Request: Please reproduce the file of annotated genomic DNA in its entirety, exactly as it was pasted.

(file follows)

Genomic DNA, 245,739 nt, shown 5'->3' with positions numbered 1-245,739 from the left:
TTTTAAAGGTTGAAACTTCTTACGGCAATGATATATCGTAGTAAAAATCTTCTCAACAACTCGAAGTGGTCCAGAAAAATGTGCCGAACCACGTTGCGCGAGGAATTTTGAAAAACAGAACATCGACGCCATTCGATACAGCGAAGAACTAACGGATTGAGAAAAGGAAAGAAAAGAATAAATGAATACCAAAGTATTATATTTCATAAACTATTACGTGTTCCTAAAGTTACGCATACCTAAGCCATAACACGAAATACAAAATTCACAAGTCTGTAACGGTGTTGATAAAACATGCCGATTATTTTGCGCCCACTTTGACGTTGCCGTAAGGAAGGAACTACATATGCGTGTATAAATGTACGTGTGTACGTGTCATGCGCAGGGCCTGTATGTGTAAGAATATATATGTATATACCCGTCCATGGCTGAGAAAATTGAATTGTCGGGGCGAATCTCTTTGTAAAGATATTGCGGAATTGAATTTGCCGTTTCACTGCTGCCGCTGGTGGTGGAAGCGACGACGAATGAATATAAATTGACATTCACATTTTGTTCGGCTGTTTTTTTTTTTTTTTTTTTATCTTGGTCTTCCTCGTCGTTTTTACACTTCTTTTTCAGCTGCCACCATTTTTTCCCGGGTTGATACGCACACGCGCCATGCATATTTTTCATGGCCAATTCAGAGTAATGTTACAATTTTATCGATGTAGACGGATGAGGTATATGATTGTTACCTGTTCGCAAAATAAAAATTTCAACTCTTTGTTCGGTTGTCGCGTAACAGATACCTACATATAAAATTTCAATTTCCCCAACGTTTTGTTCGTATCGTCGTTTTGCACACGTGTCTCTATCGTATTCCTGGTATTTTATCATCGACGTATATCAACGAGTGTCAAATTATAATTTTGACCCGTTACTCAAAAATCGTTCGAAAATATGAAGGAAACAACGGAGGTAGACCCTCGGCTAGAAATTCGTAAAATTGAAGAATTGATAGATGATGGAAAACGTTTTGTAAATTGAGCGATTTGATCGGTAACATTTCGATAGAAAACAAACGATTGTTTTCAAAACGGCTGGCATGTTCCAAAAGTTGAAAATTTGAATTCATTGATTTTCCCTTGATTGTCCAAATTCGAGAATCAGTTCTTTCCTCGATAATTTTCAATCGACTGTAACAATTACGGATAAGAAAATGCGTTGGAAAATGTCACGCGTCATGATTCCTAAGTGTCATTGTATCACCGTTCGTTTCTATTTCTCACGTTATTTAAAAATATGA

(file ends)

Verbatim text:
Genomic DNA, 245,739 nt, shown 5'->3' with positions numbered 1-245,739 from the left:
TTTTAAAGGTTGAAACTTCTTACGGCAATGATATATCGTAGTAAAAATCTTCTCAACAACTCGAAGTGGTCCAGAAAAATGTGCCGAACCACGTTGCGCGAGGAATTTTGAAAAACAGAACATCGACGCCATTCGATACAGCGAAGAACTAACGGATTGAGAAAAGGAAAGAAAAGAATAAATGAATACCAAAGTATTATATTTCATAAACTATTACGTGTTCCTAAAGTTACGCATACCTAAGCCATAACACGAAATACAAAATTCACAAGTCTGTAACGGTGTTGATAAAACATGCCGATTATTTTGCGCCCACTTTGACGTTGCCGTAAGGAAGGAACTACATATGCGTGTATAAATGTACGTGTGTACGTGTCATGCGCAGGGCCTGTATGTGTAAGAATATATATGTATATACCCGTCCATGGCTGAGAAAATTGAATTGTCGGGGCGAATCTCTTTGTAAAGATATTGCGGAATTGAATTTGCCGTTTCACTGCTGCCGCTGGTGGTGGAAGCGACGACGAATGAATATAAATTGACATTCACATTTTGTTCGGCTGTTTTTTTTTTTTTTTTTTTATCTTGGTCTTCCTCGTCGTTTTTACACTTCTTTTTCAGCTGCCACCATTTTTTCCCGGGTTGATACGCACACGCGCCATGCATATTTTTCATGGCCAATTCAGAGTAATGTTACAATTTTATCGATGTAGACGGATGAGGTATATGATTGTTACCTGTTCGCAAAATAAAAATTTCAACTCTTTGTTCGGTTGTCGCGTAACAGATACCTACATATAAAATTTCAATTTCCCCAACGTTTTGTTCGTATCGTCGTTTTGCACACGTGTCTCTATCGTATTCCTGGTATTTTATCATCGACGTATATCAACGAGTGTCAAATTATAATTTTGACCCGTTACTCAAAAATCGTTCGAAAATATGAAGGAAACAACGGAGGTAGACCCTCGGCTAGAAATTCGTAAAATTGAAGAATTGATAGATGATGGAAAACGTTTTGTAAATTGAGCGATTTGATCGGTAACATTTCGATAGAAAACAAACGATTGTTTTCAAAACGGCTGGCATGTTCCAAAAGTTGAAAATTTGAATTCATTGATTTTCCCTTGATTGTCCAAATTCGAGAATCAGTTCTTTCCTCGATAATTTTCAATCGACTGTAACAATTACGGATAAGAAAATGCGTTGGAAAATGTCACGCGTCATGATTCCTAAGTGTCATTGTATCACCGTTCGTTTCTATTTCTCACGTTATTTAAAAATATGA